Throughout history evil leaders have been racists, and held themselves to be superior to anyone else – every single one of them!!


“Our lives begin to end the day we become silent about things that matter.”


Dr. King was not silent. He knew what he stood for and his voice was heard. He made a positive, powerful difference during his short lifetime and his legacy lives on in the hearts and minds of those who stand for justice, equality and freedom for all.


“A Time to Begin Again.”

 There are only two reasons to go to the past: to learn from it, and to bring along some good memories.”


The past only exists to the degree we keep it alive.

Let go.

Resentment is like drinking poison waiting for the other person to die

Anger is a punishment we give to ourselves for someone else’s mistake

Jealousy doesn’t change the heart of another person, it only changes yours

Guilt is something you did wrong when it was possible to have done otherwise. Isn’t there more we all could have done? Clear your conscience by making amends and then forgive yourself.


Every human walks around with a certain kind of sadness and although it may not be obvious, it is there if you look deep enough. Sadness is a normal part of life when it is expressed in a healthy way. Is it not the price we pay for loving deeply?


Forgiveness does not mean condone or endorse. Forgiving someone is a gift you give yourself not the other person. There can be no internal peace without it.

As the world fights to figure things out, I’ll be letting people cut in front of me in traffic, saying good morning, keeping babies entertained in grocery lines, stopping to talk to someone who looks lonely, tipping generously, calling you by the name on your tag, waving at police, sharing food, giving children a thumbs-up, being patient with sales clerks and smiling at passersby, and as often as I have the opportunity, buying a total stranger a cup of coffee.


I will not stand idly by and live in a world where unconditional love is invisible.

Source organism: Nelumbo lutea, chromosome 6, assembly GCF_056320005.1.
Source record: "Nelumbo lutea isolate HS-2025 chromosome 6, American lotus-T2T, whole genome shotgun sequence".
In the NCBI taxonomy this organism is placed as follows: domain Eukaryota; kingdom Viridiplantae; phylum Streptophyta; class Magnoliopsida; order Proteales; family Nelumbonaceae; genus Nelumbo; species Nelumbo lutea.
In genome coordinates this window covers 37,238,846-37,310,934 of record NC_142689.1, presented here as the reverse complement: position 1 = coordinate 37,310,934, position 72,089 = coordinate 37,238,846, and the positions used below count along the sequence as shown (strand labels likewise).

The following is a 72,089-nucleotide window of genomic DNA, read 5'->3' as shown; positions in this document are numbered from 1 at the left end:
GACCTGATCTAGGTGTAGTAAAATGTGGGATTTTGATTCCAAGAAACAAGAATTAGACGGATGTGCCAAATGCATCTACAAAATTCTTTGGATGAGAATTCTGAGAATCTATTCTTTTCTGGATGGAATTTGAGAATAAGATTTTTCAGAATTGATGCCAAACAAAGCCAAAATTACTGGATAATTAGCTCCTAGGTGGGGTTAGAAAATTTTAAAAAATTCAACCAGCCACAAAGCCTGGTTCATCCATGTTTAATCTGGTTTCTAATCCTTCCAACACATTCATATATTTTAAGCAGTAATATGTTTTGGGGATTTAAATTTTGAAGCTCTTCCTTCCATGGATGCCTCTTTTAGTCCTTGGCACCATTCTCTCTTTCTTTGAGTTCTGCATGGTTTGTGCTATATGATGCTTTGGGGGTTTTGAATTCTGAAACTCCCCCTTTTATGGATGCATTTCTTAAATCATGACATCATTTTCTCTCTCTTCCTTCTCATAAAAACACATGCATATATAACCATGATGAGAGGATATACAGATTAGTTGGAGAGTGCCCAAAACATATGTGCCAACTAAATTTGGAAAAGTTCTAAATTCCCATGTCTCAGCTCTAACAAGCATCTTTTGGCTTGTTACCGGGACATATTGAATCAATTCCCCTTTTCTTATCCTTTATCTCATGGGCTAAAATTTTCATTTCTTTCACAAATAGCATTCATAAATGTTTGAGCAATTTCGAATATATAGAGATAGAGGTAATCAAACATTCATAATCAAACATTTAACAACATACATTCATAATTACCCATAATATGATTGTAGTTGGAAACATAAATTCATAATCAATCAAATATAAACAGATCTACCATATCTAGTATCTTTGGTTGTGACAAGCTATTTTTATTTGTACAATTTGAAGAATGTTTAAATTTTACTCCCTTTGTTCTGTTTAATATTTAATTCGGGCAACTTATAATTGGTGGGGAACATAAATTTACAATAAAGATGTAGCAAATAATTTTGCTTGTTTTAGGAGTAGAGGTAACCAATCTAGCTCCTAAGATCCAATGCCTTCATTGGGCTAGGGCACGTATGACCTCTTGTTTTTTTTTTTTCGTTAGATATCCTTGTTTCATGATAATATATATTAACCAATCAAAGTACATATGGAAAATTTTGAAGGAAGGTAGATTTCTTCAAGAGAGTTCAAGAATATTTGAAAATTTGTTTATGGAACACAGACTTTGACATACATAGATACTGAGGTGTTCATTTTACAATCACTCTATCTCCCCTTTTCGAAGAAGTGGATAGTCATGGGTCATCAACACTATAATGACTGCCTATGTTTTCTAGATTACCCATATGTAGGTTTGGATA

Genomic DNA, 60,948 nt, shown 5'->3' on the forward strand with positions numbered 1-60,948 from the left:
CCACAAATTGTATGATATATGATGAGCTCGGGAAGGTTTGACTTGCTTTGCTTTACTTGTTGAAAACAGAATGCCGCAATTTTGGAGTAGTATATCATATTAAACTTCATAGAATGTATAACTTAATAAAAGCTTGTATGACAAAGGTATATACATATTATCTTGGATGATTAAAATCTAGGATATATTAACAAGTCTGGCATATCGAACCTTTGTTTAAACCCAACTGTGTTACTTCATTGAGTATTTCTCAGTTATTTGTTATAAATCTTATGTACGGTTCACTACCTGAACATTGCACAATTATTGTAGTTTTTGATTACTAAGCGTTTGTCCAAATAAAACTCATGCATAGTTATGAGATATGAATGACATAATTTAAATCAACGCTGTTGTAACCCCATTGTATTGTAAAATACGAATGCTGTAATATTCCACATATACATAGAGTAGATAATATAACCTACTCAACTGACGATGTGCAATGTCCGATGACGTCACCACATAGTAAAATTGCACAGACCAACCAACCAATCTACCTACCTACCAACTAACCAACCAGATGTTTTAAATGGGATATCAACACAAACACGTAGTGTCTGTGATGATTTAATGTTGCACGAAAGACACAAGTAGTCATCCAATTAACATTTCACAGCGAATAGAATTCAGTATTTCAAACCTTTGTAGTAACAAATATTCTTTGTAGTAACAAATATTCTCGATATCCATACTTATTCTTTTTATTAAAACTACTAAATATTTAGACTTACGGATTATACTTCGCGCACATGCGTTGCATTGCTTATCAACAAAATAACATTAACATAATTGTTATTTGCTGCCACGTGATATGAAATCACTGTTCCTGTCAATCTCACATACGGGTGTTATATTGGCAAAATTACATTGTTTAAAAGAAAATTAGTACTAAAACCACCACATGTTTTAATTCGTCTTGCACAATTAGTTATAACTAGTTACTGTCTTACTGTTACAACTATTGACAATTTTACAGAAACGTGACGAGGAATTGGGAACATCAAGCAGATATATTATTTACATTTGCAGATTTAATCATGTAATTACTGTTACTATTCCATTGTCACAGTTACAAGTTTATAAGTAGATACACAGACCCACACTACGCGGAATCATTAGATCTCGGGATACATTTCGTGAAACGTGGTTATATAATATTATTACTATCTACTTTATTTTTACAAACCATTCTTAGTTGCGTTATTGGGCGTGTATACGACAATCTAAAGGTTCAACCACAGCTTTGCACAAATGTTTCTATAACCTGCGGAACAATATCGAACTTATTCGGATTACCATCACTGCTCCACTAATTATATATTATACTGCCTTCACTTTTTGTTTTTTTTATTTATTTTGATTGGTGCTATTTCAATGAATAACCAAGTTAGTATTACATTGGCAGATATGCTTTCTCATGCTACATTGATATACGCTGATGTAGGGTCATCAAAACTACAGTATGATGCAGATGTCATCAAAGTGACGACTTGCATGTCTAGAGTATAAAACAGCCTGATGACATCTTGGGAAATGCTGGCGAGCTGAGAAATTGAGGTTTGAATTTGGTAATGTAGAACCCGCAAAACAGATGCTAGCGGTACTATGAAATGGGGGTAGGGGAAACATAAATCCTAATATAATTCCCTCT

Join me in showing love and judging less. Find your own way to swing the pendulum in the direction of love.
Be kind to a stranger today and every day. It just may be a friend you have never met.
Pay it forward for any kindness shown to you in the past.
Be the change! It starts with us!

(Copied from a friend who copied it from someone else, who copied it from someone else)

The moral character of our country is at stake and how YOU vote in November will speak volumes about you and your own character.

The following was written by John Pavlovitz who eloquently expresses my views.


At times in this life, it can be a challenge to figure out who the bad people are, but sometimes they help you.

Sometimes they do the work for you.

Sometimes with their every vulgar, bitter word from their mouth, they testify to their personal malignancy and they make it easy to identify them.

Generally speaking, there are things that good people do and things good people don’t do.

Good people don’t refer to entire countries as “shitholes”—most notably countries that have given birth to our very humanity; ones that, for hundreds of years, have been colonized and poached and mined of their riches by powerful white men; countries whose people have been enslaved and sold and forced to come and build your country.

Good people by any measurement we might use—simply don’t say such things.

Of course, good people also don’t say they could grab women by the genitalia, either.

They don’t defend racists and Nazis and call them “fine people,” days after murdering a young girl and terrorizing an American city.

They don’t brag about their penis size during debates, or suggest protestors at campaign rallies should be roughed up, or crack jokes about captured war heroes, or make fun of the physically disabled.